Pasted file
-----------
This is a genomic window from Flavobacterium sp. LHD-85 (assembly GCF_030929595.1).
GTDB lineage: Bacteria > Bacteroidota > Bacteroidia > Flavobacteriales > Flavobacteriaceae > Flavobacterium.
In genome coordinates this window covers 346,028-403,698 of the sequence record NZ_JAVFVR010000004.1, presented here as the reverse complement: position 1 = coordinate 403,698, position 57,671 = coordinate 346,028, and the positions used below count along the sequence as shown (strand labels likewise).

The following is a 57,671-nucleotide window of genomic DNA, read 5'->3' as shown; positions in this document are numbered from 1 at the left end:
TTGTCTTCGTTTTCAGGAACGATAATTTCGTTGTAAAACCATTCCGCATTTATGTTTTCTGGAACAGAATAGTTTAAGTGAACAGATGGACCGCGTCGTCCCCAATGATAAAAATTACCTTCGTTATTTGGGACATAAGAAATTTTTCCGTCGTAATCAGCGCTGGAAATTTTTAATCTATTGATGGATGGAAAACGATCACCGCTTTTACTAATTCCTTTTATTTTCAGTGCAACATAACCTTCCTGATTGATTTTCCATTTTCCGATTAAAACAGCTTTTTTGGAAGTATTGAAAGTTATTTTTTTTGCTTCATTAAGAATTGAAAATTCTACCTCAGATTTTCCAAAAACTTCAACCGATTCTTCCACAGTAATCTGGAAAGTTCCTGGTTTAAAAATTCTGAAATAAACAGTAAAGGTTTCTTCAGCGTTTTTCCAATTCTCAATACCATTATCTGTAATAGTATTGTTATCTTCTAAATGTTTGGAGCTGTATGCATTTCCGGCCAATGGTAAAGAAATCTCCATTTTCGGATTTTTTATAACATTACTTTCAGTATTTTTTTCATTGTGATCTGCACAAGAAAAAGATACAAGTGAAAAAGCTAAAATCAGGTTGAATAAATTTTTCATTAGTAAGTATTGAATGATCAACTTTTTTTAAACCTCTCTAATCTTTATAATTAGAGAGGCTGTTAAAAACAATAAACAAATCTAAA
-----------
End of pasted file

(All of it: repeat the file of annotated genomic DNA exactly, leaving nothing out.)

This is a genomic window from Flavobacterium sp. LHD-85 (assembly GCF_030929595.1).
GTDB lineage: Bacteria > Bacteroidota > Bacteroidia > Flavobacteriales > Flavobacteriaceae > Flavobacterium.
In genome coordinates this window covers 346,028-403,698 of the sequence record NZ_JAVFVR010000004.1, presented here as the reverse complement: position 1 = coordinate 403,698, position 57,671 = coordinate 346,028, and the positions used below count along the sequence as shown (strand labels likewise).

The following is a 57,671-nucleotide window of genomic DNA, read 5'->3' as shown; positions in this document are numbered from 1 at the left end:
TTGTCTTCGTTTTCAGGAACGATAATTTCGTTGTAAAACCATTCCGCATTTATGTTTTCTGGAACAGAATAGTTTAAGTGAACAGATGGACCGCGTCGTCCCCAATGATAAAAATTACCTTCGTTATTTGGGACATAAGAAATTTTTCCGTCGTAATCAGCGCTGGAAATTTTTAATCTATTGATGGATGGAAAACGATCACCGCTTTTACTAATTCCTTTTATTTTCAGTGCAACATAACCTTCCTGATTGATTTTCCATTTTCCGATTAAAACAGCTTTTTTGGAAGTATTGAAAGTTATTTTTTTTGCTTCATTAAGAATTGAAAATTCTACCTCAGATTTTCCAAAAACTTCAACCGATTCTTCCACAGTAATCTGGAAAGTTCCTGGTTTAAAAATTCTGAAATAAACAGTAAAGGTTTCTTCAGCGTTTTTCCAATTCTCAATACCATTATCTGTAATAGTATTGTTATCTTCTAAATGTTTGGAGCTGTATGCATTTCCGGCCAATGGTAAAGAAATCTCCATTTTCGGATTTTTTATAACATTACTTTCAGTATTTTTTTCATTGTGATCTGCACAAGAAAAAGATACAAGTGAAAAAGCTAAAATCAGGTTGAATAAATTTTTCATTAGTAAGTATTGAATGATCAACTTTTTTTAAACCTCTCTAATCTTTATAATTAGAGAGGCTGTTAAAAACAATAAACAAATCTAAA